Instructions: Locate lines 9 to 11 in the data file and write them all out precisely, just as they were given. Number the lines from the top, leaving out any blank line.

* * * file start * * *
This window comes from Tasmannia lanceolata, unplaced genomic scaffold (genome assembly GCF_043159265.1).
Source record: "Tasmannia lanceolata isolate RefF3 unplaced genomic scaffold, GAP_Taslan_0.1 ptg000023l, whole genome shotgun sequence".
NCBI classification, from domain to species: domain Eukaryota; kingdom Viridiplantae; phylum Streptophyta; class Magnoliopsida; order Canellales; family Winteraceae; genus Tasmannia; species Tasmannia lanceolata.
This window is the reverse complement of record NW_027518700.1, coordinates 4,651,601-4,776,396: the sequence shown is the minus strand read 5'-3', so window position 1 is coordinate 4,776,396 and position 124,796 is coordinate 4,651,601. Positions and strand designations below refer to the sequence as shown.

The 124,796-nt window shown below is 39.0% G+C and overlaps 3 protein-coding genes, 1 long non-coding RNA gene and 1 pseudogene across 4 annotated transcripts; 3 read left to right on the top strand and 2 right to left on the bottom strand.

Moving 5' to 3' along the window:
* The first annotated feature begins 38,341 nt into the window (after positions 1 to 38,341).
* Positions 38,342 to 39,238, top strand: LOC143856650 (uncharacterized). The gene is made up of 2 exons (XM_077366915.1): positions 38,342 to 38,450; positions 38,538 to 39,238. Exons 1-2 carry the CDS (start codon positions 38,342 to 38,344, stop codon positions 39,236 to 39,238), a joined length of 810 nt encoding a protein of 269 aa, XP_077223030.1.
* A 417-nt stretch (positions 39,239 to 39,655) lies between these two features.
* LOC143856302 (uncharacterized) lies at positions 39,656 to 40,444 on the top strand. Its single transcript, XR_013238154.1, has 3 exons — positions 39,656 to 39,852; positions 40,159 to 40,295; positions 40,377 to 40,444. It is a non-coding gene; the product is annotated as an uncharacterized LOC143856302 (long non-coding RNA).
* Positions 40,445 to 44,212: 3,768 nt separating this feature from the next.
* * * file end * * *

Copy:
* A 417-nt stretch (positions 39,239 to 39,655) lies between these two features.
* LOC143856302 (uncharacterized) lies at positions 39,656 to 40,444 on the top strand. Its single transcript, XR_013238154.1, has 3 exons — positions 39,656 to 39,852; positions 40,159 to 40,295; positions 40,377 to 40,444. It is a non-coding gene; the product is annotated as an uncharacterized LOC143856302 (long non-coding RNA).
* Positions 40,445 to 44,212: 3,768 nt separating this feature from the next.